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Agent Zigzag: A True Story of Nazi Espionage, Love, and Betrayal (original 2007; edition 2008)
Agent Zigzag : a true story of Nazi espionage, love, and betrayal by Ben Macintyre (2007)
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Amazon.com Product Description (ISBN 0307353419, Paperback)“Ben Macintyre’s rollicking, spellbinding Agent Zigzag blends the spy-versus-
spy machinations of John le Carré with the high farce of Evelyn Waugh.”
—William Grimes, The New York Times
A New York Times Notable Book of the Year
A Washington Post Best Book of 2007
One of the Top 10 Best Books of 2007 (Entertainment Weekly)
New York Times Best of the Year Round-Up
New York Times Editors’ Choice
Eddie Chapman was a charming criminal, a con man, and a philanderer. He was also one of the most remarkable double agents Britain has ever produced. Inside the traitor was a man of loyalty; inside the villain was a hero. The problem for Chapman, his spymasters, and his lovers was to know where one persona ended and the other began. Based on recently declassified files, Agent Zigzag tells Chapman’s full story for the first time. It’s a gripping tale of loyalty, love, treachery, espionage, and the thin and shifting line between fidelity and betrayal.
(retrieved from Amazon Mon, 30 Sep 2013 13:52:16 -0400)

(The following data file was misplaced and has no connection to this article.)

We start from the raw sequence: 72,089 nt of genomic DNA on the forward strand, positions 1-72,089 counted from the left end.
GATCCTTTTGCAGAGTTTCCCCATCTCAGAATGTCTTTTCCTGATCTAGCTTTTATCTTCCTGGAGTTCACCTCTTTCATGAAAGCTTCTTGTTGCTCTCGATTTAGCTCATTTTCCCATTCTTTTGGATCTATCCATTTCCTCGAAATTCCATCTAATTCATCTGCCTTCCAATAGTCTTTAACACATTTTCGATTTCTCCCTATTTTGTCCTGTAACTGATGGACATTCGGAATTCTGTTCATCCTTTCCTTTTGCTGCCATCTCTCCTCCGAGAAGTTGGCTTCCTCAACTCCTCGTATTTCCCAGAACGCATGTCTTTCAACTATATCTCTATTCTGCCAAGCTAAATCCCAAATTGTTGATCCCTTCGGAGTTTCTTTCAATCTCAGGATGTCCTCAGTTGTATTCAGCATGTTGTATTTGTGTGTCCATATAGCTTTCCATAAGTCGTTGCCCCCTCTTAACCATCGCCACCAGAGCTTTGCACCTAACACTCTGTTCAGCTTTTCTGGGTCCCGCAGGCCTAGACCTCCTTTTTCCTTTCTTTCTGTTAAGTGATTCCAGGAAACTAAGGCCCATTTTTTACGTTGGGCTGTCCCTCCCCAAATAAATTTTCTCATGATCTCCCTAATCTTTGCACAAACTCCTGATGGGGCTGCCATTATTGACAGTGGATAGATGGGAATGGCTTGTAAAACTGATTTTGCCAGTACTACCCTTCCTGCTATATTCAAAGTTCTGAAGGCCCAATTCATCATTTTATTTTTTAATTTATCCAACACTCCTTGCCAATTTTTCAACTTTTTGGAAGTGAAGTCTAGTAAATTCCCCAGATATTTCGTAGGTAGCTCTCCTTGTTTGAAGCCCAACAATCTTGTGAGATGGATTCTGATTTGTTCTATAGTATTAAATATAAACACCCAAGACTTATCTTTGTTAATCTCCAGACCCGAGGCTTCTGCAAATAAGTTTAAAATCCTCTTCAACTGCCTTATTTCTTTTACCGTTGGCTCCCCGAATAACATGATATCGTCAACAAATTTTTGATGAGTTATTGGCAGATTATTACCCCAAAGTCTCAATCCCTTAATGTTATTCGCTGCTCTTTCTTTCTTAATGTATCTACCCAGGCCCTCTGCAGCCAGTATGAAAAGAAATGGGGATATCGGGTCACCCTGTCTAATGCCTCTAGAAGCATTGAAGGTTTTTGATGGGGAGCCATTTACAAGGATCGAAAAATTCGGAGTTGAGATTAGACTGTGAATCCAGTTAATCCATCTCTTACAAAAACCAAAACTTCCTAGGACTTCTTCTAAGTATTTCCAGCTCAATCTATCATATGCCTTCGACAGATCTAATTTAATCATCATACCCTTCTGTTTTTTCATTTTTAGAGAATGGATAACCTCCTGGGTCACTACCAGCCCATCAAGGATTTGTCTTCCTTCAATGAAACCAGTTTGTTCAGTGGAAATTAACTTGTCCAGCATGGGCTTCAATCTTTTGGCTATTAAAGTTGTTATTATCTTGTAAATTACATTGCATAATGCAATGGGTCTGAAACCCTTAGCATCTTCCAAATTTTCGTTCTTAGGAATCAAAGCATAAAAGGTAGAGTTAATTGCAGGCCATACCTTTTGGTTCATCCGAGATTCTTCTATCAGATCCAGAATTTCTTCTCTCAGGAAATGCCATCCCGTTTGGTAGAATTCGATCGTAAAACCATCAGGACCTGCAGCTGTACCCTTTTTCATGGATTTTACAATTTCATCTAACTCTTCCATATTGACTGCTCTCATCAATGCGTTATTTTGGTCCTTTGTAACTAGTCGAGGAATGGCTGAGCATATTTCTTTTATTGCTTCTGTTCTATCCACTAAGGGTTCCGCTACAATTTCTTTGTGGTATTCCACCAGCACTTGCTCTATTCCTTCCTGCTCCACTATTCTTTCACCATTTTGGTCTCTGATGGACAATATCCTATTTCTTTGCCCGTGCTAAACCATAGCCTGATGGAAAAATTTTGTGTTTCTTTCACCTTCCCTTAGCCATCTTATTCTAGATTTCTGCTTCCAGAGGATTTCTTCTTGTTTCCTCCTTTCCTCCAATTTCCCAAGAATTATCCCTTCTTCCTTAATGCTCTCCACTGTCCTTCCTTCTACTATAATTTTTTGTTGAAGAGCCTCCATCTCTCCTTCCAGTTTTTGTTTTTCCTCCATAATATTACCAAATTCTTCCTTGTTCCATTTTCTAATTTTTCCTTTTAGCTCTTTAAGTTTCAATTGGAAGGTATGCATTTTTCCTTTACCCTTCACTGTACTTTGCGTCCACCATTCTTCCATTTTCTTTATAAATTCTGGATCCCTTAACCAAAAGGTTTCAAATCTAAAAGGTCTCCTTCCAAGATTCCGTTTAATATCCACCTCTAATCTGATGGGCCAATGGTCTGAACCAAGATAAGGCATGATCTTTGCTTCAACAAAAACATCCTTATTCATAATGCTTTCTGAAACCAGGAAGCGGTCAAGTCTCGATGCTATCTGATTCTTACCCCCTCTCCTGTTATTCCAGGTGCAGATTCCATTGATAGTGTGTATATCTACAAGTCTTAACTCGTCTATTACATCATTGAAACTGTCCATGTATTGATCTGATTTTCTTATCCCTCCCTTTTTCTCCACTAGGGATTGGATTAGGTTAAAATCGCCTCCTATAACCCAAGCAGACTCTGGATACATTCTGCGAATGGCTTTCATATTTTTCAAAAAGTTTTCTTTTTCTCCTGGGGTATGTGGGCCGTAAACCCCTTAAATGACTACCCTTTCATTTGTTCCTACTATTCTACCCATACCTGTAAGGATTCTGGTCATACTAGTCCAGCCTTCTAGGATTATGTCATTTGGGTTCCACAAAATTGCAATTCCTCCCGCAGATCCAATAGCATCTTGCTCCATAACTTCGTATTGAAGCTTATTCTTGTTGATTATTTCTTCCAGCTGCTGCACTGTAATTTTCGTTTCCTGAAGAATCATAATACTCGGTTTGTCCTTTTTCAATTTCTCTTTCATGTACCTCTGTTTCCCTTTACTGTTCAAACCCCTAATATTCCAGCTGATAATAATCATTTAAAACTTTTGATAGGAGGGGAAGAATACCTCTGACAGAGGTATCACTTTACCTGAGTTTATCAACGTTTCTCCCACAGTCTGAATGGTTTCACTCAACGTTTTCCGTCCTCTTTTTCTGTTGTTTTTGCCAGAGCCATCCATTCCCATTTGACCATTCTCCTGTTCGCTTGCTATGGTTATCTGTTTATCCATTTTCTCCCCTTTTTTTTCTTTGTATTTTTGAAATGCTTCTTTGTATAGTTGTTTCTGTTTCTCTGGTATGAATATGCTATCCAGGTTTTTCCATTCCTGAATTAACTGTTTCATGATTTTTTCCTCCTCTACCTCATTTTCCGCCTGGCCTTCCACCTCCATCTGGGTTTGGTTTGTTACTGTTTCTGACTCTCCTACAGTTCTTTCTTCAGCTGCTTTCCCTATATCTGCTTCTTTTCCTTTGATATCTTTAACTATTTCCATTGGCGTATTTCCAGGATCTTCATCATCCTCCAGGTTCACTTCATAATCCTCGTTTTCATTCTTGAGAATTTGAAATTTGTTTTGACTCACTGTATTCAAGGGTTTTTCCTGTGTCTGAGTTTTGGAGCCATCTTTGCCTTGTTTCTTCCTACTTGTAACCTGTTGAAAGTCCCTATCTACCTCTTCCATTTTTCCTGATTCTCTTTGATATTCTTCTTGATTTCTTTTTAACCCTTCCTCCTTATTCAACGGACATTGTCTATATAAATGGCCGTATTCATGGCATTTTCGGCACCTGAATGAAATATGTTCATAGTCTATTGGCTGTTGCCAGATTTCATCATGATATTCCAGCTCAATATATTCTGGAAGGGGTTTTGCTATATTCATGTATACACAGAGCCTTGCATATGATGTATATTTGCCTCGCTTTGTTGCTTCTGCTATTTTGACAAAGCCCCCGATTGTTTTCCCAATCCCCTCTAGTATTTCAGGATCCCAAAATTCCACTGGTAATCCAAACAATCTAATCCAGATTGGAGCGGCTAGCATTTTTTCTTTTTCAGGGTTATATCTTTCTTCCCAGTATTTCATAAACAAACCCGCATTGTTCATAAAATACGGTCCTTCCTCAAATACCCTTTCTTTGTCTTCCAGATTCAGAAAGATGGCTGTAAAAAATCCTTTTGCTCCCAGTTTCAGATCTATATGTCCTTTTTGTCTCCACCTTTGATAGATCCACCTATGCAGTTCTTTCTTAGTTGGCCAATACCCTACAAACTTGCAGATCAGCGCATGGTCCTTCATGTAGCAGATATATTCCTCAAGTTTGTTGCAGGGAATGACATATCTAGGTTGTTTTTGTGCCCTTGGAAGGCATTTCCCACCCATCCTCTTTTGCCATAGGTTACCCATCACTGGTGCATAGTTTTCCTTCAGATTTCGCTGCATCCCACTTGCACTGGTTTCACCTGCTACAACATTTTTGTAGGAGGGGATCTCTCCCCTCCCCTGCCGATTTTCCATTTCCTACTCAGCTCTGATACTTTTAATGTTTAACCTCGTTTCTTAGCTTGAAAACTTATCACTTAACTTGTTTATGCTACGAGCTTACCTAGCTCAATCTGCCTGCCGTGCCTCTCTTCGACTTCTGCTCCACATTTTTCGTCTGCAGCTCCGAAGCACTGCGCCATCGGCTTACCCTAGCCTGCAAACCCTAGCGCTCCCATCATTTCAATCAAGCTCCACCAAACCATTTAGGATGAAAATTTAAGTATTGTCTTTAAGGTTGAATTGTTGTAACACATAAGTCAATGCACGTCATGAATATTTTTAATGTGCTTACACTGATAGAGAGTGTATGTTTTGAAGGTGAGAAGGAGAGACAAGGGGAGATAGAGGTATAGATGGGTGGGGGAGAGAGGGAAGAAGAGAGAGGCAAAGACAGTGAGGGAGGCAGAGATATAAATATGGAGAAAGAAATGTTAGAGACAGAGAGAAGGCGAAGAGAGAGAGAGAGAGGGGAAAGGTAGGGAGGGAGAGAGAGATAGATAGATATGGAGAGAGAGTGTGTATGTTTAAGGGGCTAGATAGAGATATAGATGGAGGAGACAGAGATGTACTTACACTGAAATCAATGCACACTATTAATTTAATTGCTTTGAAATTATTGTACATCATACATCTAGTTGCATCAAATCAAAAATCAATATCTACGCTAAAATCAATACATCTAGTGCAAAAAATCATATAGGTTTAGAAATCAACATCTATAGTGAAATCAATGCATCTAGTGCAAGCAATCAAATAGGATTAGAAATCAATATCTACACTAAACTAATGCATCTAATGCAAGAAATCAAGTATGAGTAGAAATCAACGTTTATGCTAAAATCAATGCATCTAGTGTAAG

Eddie Chapman was a charming criminal, a con man, and a philanderer. He was also one of the most remarkable double agents Britain has ever produced. In 1941, after training as a German spy in occupied France, Chapman was parachuted into Britain with orders to blow up an airplane factory. Instead, he contacted MI5, the British Secret Service. For the next four years, he worked as a double agent, a British spy at the heart of the German Secret Service. Crisscrossing Europe under different names, weaving plans, spreading disinformation, and miraculously keeping his stories straight under intense interrogation, he even managed to gain some profit and seduce beautiful women along the way. MI5 has now declassified all of Chapman's files, allowing the full story to be told, a unique glimpse into the psychology of espionage, with its thin and shifting line between fidelity and betrayal.--From publisher description.
(summary from another edition)
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